DISCLAIMER: This is my review of my experience at Paisley Park. I speak to the forward-facing piece of the organization only. I do not speak to the performance or qualifications of Graceland Holdings. I do not offer an opinion on behalf of anyone else.
For thirty years I have dreamed of visiting Paisley Park. My greatest regret is that I was unable to make it when Prince was still hosting and performing there. However, I believe that everything happens for a reason and so I must assume that my time simply hadn’t yet come. Now as I reflect on these few hours spent at Paisley Park, I can see that, for me at least, being there with him still physically present would have been like flying too close to the sun. I would have simply burned up.
When we arrived in Minnesota, we had tickets for a VIP tour on Thursday and a General Admission tour/Paisley Park After Dark on Saturday. Our hotel was very close to Paisley Park, and that was both a blessing and a curse: that place must have a homing beacon or some such – I could feel it like a pulse and it called to me in such a way that I couldn’t have denied it even if I wanted to. My first glimpse of its exterior was at night. As I turned to look, my breath caught in my throat. Nothing could have prepared me for what would wash over my spirit upon seeing it in person that first time. Seeing that purple glow and what it signifies somehow managed to catch me off guard and tears began to flow. I cannot overemphasize the beauty of the structure: stark white without being sterile; glass without being revealing. Warm. Serene. Welcoming. Home.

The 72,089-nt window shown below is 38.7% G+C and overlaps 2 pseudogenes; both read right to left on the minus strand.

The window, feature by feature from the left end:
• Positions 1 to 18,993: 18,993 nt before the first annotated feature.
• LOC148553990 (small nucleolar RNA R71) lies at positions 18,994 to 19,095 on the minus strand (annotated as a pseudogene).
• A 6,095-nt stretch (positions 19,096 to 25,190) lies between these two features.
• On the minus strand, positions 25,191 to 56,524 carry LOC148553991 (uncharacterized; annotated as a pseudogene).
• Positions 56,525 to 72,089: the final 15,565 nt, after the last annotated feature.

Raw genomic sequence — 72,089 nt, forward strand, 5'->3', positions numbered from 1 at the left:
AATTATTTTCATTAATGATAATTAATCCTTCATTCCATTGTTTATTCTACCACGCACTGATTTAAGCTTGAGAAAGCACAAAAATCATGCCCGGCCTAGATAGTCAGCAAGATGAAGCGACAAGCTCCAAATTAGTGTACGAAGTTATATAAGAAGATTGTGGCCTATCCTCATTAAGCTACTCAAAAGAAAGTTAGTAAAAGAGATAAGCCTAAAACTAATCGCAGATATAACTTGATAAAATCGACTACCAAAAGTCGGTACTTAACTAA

It had rained earlier and the sky was still overcast and grey when we arrived for our first VIP tour. Emotions were running very high: an anxiety-inducing mixture of excitement and apprehension. Openly weeping by the time we got to the front desk, the kind ladies there told us that they still cry too. The smells, the colors, the muted voices of the staff, and his music playing in the background put me on a bit of sensory overload at first. With few exceptions, the rooms are much smaller than I expected and I was pleasantly surprised at the intimacy of the space.
Thursday is the only day that VIP tours offer patrons the opportunity to record their voice to a Prince track. I had been opposed to this since its inception but it is a pretty hard sell. If you purchase a flash drive on this tour, it includes your photographs AND the recording. While you’re waffling back and forth over whether to do it, they’re telling you that it’s Prince’s microphone. Then you realize that it’s the only way you’re going to get to see the inside of that control room. Hook, line, and sinker, folks. I suspect Prince wouldn’t be especially thrilled but, for me, it did add a little cheerfulness to an overwhelming experience.
This was also the day we tried some of the food (eat the macaroni and cheese – you won’t regret it.) However, none of the fare appealed to the kids so Tracy told them she had something for them. She then reached into her bag and produced a chicken sandwich. I don’t know what’s going on in Tracy’s purse but it seems to be pretty magical…